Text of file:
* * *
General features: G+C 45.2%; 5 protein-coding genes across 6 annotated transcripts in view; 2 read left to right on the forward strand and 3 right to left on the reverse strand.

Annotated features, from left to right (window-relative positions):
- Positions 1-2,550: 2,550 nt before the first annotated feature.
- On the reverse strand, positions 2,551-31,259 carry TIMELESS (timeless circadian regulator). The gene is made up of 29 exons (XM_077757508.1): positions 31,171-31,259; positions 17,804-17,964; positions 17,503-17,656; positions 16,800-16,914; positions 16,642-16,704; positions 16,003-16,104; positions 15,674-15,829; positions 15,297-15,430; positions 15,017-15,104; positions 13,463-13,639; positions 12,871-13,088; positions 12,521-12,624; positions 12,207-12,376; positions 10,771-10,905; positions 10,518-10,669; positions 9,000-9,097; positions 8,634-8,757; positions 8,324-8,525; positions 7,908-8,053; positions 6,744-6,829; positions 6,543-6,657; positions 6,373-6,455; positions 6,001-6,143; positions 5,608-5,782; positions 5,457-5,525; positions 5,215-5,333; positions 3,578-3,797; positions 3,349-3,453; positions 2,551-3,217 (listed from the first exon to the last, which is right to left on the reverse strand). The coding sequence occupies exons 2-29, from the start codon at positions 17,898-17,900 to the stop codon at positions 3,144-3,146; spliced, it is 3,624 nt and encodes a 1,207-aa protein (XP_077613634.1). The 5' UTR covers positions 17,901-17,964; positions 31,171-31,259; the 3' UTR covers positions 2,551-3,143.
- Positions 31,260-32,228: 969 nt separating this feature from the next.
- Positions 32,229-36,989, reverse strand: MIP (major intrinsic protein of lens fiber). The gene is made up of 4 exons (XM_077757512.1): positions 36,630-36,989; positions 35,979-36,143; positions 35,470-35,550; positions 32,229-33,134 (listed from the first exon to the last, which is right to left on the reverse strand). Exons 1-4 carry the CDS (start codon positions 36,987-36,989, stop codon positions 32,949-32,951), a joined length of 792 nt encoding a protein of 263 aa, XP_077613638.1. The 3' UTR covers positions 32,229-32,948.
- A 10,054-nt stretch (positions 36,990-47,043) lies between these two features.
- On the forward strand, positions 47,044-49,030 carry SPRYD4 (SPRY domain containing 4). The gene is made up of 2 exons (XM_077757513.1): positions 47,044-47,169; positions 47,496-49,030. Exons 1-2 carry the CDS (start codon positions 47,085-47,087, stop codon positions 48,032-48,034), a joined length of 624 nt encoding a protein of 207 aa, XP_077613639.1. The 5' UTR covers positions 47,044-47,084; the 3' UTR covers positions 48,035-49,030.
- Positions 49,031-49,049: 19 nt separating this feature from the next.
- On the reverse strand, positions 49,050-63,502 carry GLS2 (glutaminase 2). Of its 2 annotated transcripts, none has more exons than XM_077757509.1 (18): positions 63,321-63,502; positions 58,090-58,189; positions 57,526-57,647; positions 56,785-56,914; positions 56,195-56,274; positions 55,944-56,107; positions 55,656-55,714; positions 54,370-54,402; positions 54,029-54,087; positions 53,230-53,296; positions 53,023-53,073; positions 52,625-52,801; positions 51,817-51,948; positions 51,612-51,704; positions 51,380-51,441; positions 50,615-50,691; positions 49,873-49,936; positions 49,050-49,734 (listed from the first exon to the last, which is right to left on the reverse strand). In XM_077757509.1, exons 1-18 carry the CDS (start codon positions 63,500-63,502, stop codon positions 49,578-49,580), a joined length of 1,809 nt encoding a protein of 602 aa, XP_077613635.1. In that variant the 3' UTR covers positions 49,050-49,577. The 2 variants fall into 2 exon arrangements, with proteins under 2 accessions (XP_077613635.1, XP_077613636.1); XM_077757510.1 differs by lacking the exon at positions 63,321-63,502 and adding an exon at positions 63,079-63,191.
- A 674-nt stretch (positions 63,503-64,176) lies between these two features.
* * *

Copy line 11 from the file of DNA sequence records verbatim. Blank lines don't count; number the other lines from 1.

- A 674-nt stretch (positions 63,503-64,176) lies between these two features.